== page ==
Air New Zealand's new "highly sexualised" safety video featuring bikini-clad models from Sports Illustrated magazine has been criticised for objectifying women. The airline boasts it has produced "the world's most beautiful safety video", dubbed Safety in Paradise.
The video is about to be rolled out on all routes to tie in with the 50th anniversary of the Florida-based Sports Illustrated magazine's swimsuit edition. Air NZ's head of global brand development Jodi Williams (and master of corporate speak) said that working with the magazine was "a phenomenal opportunity to further lift the airline's brand on the global stage".
To the Air New Zealand top brass - ladies and gentlemen, you have lost the plot. Entertaining as it might be to some, and offensive as is to others, it's clear that the real message of "safety" is buried way too deep in the content of your latest video. Many will choose to close their eyes rather than watch it.
Most passengers would rather settle into the start of their journey without being pestered by any of this promotional rubbish. It bothers me - scares me actually - to see the indifference shown by so many passengers, when such videos are supposed to tell them what they should do in "the unlikely event of an emergency".
For sure, entertainment can be a mighty good way to get the message across, but with this video - bah! Just give us the basic safety drills where the cabin attendant simply stands in the aisle and demonstrates the procedures in real life. And if you do happen to have an attractive hostess near your row - treat it as a bonus.
There's nothing like a good bun fight for entertainment and right now there's a major one in full fling down in Hawke's Bay between the Napier and Hastings mayors. It's all about the chronic shortage of storage space at Hawke's Bay's new museum in Napier.
It looks likely that it will hold only 40 per cent of the $44 million collection of about 100,000 objects owned by the Hawke's Bay Museums Trust, which is funded by Napier and Hastings councils. Only 40 per cent! The space deficit botch-up is so embarrassing, that both mayors are denying any responsibility, with volleys of "No I didn't" "Yes you did" accusations exchanged between the two.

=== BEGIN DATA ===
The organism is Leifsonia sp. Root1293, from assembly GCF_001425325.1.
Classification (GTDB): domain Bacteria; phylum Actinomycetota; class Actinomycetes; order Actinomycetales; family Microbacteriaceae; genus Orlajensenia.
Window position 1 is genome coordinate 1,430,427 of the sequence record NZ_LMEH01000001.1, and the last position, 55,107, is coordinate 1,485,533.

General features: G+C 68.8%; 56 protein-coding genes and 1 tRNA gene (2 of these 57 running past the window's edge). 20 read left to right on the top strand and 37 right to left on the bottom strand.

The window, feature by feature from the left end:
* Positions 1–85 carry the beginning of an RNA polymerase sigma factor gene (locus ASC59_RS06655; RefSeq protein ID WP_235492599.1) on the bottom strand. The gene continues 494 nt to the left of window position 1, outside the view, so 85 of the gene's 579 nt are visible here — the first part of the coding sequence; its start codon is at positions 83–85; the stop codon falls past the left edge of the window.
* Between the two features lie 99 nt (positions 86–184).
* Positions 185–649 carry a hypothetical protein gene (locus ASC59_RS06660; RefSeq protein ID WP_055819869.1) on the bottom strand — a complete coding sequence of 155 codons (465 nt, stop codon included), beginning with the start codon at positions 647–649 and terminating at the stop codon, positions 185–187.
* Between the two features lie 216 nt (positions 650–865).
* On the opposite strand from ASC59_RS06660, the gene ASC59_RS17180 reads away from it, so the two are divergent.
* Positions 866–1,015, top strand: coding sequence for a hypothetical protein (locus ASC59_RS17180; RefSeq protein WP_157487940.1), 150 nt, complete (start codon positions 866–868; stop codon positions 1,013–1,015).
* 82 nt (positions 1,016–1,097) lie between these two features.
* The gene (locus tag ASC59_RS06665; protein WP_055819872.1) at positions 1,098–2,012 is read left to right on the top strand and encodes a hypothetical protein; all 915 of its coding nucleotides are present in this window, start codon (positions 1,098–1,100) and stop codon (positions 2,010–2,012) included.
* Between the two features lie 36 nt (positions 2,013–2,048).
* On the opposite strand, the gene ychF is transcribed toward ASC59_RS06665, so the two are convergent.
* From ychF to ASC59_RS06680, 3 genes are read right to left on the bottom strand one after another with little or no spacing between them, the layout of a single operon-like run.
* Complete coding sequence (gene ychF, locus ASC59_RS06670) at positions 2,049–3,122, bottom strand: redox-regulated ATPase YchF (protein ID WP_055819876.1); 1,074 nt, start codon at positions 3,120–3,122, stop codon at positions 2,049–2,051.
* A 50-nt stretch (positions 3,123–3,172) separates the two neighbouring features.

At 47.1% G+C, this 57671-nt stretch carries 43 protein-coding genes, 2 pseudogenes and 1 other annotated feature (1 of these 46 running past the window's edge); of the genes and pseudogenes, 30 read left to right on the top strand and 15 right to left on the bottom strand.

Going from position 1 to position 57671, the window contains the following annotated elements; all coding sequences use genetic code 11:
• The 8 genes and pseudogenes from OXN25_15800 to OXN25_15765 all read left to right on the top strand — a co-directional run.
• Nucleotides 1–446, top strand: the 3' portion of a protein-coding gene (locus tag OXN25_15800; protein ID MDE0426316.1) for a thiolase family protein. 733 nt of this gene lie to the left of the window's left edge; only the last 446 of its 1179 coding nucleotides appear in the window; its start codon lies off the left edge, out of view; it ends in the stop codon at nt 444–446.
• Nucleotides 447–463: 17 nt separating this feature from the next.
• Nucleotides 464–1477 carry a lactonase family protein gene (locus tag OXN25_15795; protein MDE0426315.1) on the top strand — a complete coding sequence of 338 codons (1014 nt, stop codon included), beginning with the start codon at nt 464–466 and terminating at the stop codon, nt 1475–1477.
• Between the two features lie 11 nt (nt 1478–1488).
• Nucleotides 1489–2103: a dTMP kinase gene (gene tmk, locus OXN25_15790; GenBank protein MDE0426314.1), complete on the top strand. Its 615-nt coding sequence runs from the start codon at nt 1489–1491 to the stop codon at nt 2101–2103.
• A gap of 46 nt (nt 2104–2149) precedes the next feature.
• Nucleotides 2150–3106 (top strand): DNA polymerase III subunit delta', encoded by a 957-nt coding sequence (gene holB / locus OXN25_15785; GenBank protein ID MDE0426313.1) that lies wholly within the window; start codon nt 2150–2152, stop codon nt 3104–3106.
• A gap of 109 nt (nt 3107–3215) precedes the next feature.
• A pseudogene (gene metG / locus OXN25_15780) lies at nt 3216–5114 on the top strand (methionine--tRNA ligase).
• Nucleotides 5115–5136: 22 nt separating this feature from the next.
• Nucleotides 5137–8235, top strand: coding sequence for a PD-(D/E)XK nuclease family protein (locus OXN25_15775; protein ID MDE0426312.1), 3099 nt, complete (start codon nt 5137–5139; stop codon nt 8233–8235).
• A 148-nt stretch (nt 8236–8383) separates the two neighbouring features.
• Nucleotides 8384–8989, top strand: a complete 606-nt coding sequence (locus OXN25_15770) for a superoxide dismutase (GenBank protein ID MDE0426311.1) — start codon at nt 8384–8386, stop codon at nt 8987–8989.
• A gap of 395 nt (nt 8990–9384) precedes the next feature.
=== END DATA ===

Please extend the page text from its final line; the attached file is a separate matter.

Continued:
Claims have been made that certain parties knew about the storage issue a year ago. His Worship of Napier claims that someone from the Hastings quarter made a decision to leak information to the press before the full extent of the problem was known - not that it would have made any difference.
The claim is hotly denied by the Hastings mayor. He attests that the mistake "... has only now come to our attention ..." and would happily swear on oath or sign an affidavit that he had not been informed earlier of the situation.
The "situation" is that the council-owned museum has discovered only about 40 per cent of its collection can be stored in the $18 million building despite it being originally intended to take all of it. In plain terms, the building is way too small.
The Napier City Council is right now, parking its ambulance at the bottom of the cliff, carrying out a "comprehensive review" of the museum development, its erroneous visitor numbers and its entry charges. It has ordered a "full investigation" into the new Hawke's Bay Museum, which will include a review of why it will not be able to house its entire collection as originally intended.
What a cock-up. It is unbelievable - how such a space-making misjudgment on such an important project could be made. Napier Mayor Bill Dalton said he was "disappointed" MTG could not house its entire collection and that the project "needs a little fine tuning". Oh - and there is also the additional cost in storing many of the 10,000 items in the collection off site.
Whoops - I hope a similar bun fight doesn't flare up in our city after the revelation of a much bigger than expected debt owed by our district council.
At least two long standing councillors say they were "completely unaware" of the budget blowout. Time to run for cover maybe.
Brian Holden has lived in Rotorua for most of his life and has recently celebrated 10 years' writing And Another Thing.